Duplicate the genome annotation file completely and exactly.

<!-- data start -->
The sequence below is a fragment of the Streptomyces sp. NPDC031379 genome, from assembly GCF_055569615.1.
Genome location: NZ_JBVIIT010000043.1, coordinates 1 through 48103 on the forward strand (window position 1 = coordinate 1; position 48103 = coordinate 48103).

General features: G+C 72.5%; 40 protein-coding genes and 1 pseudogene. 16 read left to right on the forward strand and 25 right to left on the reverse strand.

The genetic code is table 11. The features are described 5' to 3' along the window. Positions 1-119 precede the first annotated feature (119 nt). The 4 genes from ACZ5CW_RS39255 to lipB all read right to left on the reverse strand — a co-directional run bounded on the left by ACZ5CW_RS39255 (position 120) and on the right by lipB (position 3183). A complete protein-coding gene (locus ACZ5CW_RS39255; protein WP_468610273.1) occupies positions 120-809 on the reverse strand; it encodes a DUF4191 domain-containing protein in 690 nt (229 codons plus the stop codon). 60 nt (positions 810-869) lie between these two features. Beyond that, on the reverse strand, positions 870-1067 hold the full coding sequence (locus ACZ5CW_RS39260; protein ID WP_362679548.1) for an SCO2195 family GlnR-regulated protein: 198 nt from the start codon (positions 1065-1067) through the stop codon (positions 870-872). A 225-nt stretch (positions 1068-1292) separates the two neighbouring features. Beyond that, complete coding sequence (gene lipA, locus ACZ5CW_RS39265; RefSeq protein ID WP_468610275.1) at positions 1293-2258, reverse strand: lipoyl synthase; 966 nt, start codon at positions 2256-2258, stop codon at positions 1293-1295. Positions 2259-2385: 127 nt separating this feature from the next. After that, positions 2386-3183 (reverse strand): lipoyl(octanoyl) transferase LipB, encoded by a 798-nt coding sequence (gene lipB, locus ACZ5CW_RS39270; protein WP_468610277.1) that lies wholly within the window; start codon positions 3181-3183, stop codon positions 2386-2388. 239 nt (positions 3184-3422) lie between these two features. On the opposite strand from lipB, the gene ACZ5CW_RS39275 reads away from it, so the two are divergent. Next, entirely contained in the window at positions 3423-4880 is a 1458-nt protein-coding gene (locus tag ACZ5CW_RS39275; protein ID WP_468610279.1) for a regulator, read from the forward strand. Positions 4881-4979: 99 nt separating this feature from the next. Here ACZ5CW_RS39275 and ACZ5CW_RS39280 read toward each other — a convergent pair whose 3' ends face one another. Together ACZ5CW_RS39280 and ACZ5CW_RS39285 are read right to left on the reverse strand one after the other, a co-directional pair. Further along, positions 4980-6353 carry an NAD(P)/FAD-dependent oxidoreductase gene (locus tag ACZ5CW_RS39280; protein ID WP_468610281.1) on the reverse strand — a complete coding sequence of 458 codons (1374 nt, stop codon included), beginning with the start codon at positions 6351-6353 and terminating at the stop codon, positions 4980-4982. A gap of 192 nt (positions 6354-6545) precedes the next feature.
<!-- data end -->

The sequence below is a fragment of the Streptomyces sp. NPDC031379 genome, from assembly GCF_055569615.1.
Genome location: NZ_JBVIIT010000043.1, coordinates 1 through 48103 on the forward strand (window position 1 = coordinate 1; position 48103 = coordinate 48103).

General features: G+C 72.5%; 40 protein-coding genes and 1 pseudogene. 16 read left to right on the forward strand and 25 right to left on the reverse strand.

The genetic code is table 11. The features are described 5' to 3' along the window. Positions 1-119 precede the first annotated feature (119 nt). The 4 genes from ACZ5CW_RS39255 to lipB all read right to left on the reverse strand — a co-directional run bounded on the left by ACZ5CW_RS39255 (position 120) and on the right by lipB (position 3183). A complete protein-coding gene (locus ACZ5CW_RS39255; protein WP_468610273.1) occupies positions 120-809 on the reverse strand; it encodes a DUF4191 domain-containing protein in 690 nt (229 codons plus the stop codon). 60 nt (positions 810-869) lie between these two features. Beyond that, on the reverse strand, positions 870-1067 hold the full coding sequence (locus ACZ5CW_RS39260; protein ID WP_362679548.1) for an SCO2195 family GlnR-regulated protein: 198 nt from the start codon (positions 1065-1067) through the stop codon (positions 870-872). A 225-nt stretch (positions 1068-1292) separates the two neighbouring features. Beyond that, complete coding sequence (gene lipA, locus ACZ5CW_RS39265; RefSeq protein ID WP_468610275.1) at positions 1293-2258, reverse strand: lipoyl synthase; 966 nt, start codon at positions 2256-2258, stop codon at positions 1293-1295. Positions 2259-2385: 127 nt separating this feature from the next. After that, positions 2386-3183 (reverse strand): lipoyl(octanoyl) transferase LipB, encoded by a 798-nt coding sequence (gene lipB, locus ACZ5CW_RS39270; protein WP_468610277.1) that lies wholly within the window; start codon positions 3181-3183, stop codon positions 2386-2388. 239 nt (positions 3184-3422) lie between these two features. On the opposite strand from lipB, the gene ACZ5CW_RS39275 reads away from it, so the two are divergent. Next, entirely contained in the window at positions 3423-4880 is a 1458-nt protein-coding gene (locus tag ACZ5CW_RS39275; protein ID WP_468610279.1) for a regulator, read from the forward strand. Positions 4881-4979: 99 nt separating this feature from the next. Here ACZ5CW_RS39275 and ACZ5CW_RS39280 read toward each other — a convergent pair whose 3' ends face one another. Together ACZ5CW_RS39280 and ACZ5CW_RS39285 are read right to left on the reverse strand one after the other, a co-directional pair. Further along, positions 4980-6353 carry an NAD(P)/FAD-dependent oxidoreductase gene (locus tag ACZ5CW_RS39280; protein ID WP_468610281.1) on the reverse strand — a complete coding sequence of 458 codons (1374 nt, stop codon included), beginning with the start codon at positions 6351-6353 and terminating at the stop codon, positions 4980-4982. A gap of 192 nt (positions 6354-6545) precedes the next feature.